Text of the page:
The most wonderful inscription I have ever come across. This is a legacy of the Indian rebellion of 1857 - what was once described as the Indian Mutiny, and on occasions is now referred to (equally misleadingly) as the first Indian war of independence. You can find it on an old British Magazine, an arms depot, on a small traffic island in old Delhi. It's near Kashmere Gate, and just a few minutes rather treacherous walk from St James's church, which bears so many remembrances and marks of 1857.
The plaque is a counterblast to a tablet erected by the Imperial authorities in tribute to British soldiers who died at the spot during fierce fighting here in the heart of colonial Delhi...
It's difficult to read the initial plaque - but this in part is what it says:
On 11th May 1857, nine resolute Englishmen ... defended the Magazine of Delhi for more than four hours against large numbers of the rebels and mutineers until the walls being scaled and all hope of succour gone these brave men fired the Magazine - five of the gallant band perished in the explosion which at the same time destroyed many of the enemy.
What's truly marvellous is that after independence, the Indian authorities didn't remove or efface the relic of Imperial valour and attitude. The original was left in tact - and a counterblast, again in tablet form, installed just beneath. Would that all rival versions of history are expressed with such tolerance.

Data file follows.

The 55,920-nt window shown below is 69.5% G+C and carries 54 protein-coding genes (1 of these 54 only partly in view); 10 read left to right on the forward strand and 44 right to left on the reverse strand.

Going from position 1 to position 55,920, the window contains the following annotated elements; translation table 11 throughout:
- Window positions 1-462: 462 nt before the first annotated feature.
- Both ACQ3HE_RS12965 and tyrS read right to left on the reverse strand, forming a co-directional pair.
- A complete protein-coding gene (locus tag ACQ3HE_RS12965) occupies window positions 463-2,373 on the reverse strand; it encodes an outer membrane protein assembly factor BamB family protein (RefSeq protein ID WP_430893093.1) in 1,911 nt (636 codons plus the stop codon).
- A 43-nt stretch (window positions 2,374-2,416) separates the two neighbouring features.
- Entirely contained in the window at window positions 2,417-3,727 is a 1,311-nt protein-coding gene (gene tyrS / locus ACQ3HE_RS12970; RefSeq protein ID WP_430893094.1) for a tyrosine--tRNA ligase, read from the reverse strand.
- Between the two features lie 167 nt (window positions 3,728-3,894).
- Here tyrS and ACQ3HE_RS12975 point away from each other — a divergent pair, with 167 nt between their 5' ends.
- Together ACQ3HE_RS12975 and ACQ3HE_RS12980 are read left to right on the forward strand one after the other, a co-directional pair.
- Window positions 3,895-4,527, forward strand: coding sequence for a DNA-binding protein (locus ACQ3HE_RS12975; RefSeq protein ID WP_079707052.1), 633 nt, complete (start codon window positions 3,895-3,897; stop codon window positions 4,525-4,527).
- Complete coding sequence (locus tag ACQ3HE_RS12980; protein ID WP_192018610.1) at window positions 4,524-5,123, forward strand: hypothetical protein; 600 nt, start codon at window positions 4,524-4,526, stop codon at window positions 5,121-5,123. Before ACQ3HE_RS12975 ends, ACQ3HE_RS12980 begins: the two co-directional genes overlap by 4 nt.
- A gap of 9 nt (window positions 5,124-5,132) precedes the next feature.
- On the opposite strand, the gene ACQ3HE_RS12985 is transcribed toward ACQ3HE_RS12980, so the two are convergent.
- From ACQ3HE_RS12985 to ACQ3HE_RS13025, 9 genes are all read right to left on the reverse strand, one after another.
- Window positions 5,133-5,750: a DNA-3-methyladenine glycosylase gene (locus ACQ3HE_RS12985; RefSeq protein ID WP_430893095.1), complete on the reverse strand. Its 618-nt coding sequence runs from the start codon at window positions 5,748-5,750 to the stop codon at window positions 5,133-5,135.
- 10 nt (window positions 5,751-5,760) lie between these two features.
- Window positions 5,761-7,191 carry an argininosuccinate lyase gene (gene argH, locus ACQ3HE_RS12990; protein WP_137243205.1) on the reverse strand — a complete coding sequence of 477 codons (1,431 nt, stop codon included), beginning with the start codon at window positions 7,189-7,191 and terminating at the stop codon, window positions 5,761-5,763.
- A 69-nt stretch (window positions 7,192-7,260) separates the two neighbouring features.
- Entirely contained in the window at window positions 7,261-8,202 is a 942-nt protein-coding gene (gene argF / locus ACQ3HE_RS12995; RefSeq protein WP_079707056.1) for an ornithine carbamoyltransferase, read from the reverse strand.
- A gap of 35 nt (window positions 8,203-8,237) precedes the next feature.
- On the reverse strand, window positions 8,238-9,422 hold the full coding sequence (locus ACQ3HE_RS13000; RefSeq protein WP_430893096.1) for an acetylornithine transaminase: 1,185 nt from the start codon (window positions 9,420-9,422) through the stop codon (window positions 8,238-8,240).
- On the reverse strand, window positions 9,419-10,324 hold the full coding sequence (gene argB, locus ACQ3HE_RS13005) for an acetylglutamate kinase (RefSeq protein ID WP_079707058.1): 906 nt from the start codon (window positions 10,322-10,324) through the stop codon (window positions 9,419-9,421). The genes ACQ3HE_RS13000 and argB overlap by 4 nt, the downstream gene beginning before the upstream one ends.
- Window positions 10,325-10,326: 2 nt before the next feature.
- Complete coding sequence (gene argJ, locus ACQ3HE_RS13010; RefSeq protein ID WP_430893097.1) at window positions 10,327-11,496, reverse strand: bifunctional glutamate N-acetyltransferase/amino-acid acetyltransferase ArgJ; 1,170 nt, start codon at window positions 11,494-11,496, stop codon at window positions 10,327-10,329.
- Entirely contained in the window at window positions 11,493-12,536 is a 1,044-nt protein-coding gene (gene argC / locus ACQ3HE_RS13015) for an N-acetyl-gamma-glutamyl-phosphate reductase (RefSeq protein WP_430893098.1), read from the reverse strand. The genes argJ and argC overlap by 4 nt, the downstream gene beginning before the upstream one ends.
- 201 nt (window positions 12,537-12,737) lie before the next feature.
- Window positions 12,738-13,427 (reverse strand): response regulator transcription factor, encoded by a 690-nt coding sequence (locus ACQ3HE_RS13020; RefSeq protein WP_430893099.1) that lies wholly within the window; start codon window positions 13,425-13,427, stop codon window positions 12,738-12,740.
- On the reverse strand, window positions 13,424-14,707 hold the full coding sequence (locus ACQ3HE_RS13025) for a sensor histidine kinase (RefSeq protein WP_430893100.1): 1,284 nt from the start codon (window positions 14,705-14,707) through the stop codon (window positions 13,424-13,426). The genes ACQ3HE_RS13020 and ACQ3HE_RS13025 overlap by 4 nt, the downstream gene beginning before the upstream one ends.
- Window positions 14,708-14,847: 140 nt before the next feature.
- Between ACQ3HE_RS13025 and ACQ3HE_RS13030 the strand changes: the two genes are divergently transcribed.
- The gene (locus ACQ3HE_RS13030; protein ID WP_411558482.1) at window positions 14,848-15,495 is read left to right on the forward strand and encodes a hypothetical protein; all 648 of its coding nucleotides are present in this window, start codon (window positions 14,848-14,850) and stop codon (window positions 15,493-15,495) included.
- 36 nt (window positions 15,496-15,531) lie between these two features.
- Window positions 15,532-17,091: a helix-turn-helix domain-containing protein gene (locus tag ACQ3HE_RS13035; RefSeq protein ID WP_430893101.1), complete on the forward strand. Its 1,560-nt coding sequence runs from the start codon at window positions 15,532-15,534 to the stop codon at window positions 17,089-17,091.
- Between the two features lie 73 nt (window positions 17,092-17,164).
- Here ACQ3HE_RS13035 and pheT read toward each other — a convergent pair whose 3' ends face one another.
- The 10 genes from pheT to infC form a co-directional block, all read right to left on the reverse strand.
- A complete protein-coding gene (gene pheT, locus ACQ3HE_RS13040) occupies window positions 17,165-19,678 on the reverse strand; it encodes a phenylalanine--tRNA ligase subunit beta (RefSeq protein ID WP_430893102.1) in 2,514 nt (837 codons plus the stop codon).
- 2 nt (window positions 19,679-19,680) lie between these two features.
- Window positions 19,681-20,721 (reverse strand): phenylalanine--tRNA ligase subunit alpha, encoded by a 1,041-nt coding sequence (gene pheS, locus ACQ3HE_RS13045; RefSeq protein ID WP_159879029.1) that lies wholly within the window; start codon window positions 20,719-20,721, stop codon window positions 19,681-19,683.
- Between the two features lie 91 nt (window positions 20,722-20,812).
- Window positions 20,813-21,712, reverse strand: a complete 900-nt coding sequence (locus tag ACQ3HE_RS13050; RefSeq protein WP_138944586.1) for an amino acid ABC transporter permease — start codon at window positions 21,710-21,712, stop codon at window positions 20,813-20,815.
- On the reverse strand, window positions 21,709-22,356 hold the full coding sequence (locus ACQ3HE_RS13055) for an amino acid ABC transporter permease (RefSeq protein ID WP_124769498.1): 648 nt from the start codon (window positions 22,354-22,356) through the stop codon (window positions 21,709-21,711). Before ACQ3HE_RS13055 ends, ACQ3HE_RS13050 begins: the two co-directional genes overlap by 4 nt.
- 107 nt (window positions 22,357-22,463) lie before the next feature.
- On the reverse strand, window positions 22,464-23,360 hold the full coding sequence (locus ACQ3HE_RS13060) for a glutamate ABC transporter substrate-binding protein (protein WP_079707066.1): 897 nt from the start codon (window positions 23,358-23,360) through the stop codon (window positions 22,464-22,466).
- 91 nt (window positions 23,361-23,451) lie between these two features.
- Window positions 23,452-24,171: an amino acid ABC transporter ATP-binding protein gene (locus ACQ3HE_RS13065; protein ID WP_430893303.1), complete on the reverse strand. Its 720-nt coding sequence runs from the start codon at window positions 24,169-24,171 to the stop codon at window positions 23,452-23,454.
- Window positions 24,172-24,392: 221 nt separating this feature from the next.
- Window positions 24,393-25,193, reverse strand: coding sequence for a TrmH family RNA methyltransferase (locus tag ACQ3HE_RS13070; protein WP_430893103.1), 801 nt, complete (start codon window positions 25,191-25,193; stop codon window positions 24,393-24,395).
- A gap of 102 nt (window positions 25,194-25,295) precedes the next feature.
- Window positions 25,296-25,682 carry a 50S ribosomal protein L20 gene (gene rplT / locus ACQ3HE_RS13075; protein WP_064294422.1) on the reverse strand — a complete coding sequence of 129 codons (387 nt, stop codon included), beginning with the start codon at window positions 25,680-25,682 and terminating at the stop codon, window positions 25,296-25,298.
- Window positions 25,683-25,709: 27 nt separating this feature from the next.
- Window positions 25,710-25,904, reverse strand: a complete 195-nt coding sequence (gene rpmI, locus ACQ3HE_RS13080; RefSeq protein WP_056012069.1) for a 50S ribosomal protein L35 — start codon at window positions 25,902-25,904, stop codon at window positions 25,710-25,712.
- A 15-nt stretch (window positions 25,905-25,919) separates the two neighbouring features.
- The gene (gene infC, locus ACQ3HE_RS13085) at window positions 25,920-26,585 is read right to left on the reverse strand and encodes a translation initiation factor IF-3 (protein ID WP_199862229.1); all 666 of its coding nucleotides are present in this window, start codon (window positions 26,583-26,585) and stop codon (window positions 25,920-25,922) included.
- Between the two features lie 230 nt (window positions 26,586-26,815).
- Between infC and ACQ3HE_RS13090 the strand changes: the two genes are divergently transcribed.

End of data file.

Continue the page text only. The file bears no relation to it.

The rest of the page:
The Magazine itself, small and architecturally undistinguished, has been restored after a fashion, but remains dilapidated - and in the middle of a really busy road. It's difficult to access and distinctly hazardous to photograph (you can see my look-out and safety adviser above, we were there late last month). It is though quite the most remarkable physical embodiment of sharply conflicting historical narratives.
Remarkably, not far from the Magazine there are to this day businesses dealing in arms and ammunition.
I mentioned St James's - beautiful, serene and in every sense historic, with some very telling and elegiac 'Mutiny' memorials. See for yourself:
Andrew Whitehead's blog
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